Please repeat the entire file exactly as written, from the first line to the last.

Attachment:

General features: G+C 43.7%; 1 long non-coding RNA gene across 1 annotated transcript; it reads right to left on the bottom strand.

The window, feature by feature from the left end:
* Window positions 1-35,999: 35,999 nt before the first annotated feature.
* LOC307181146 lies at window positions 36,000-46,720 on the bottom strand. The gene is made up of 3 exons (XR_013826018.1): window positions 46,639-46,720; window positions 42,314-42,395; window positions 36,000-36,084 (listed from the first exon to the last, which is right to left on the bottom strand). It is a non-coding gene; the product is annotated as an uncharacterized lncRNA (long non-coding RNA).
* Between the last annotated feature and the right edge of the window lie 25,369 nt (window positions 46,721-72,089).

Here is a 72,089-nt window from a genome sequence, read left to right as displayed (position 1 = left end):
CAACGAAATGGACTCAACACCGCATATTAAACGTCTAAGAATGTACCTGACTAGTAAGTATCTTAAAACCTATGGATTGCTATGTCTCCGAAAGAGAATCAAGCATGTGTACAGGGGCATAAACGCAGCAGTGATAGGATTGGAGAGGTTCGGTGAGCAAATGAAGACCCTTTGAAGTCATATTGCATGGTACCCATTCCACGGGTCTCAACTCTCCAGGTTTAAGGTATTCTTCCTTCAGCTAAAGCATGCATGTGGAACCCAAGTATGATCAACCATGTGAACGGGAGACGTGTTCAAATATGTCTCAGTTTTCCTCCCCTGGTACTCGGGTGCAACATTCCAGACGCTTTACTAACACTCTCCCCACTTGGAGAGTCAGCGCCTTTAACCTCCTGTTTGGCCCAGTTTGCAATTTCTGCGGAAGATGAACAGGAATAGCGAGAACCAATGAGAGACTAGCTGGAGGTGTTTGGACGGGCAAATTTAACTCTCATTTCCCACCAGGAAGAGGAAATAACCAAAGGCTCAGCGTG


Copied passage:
General features: G+C 43.7%; 1 long non-coding RNA gene across 1 annotated transcript; it reads right to left on the bottom strand.

The window, feature by feature from the left end:
* Window positions 1-35,999: 35,999 nt before the first annotated feature.
* LOC307181146 lies at window positions 36,000-46,720 on the bottom strand. The gene is made up of 3 exons (XR_013826018.1): window positions 46,639-46,720; window positions 42,314-42,395; window positions 36,000-36,084 (listed from the first exon to the last, which is right to left on the bottom strand). It is a non-coding gene; the product is annotated as an uncharacterized lncRNA (long non-coding RNA).
* Between the last annotated feature and the right edge of the window lie 25,369 nt (window positions 46,721-72,089).

Here is a 72,089-nt window from a genome sequence, read left to right as displayed (position 1 = left end):
CAACGAAATGGACTCAACACCGCATATTAAACGTCTAAGAATGTACCTGACTAGTAAGTATCTTAAAACCTATGGATTGCTATGTCTCCGAAAGAGAATCAAGCATGTGTACAGGGGCATAAACGCAGCAGTGATAGGATTGGAGAGGTTCGGTGAGCAAATGAAGACCCTTTGAAGTCATATTGCATGGTACCCATTCCACGGGTCTCAACTCTCCAGGTTTAAGGTATTCTTCCTTCAGCTAAAGCATGCATGTGGAACCCAAGTATGATCAACCATGTGAACGGGAGACGTGTTCAAATATGTCTCAGTTTTCCTCCCCTGGTACTCGGGTGCAACATTCCAGACGCTTTACTAACACTCTCCCCACTTGGAGAGTCAGCGCCTTTAACCTCCTGTTTGGCCCAGTTTGCAATTTCTGCGGAAGATGAACAGGAATAGCGAGAACCAATGAGAGACTAGCTGGAGGTGTTTGGACGGGCAAATTTAACTCTCATTTCCCACCAGGAAGAGGAAATAACCAAAGGCTCAGCGTG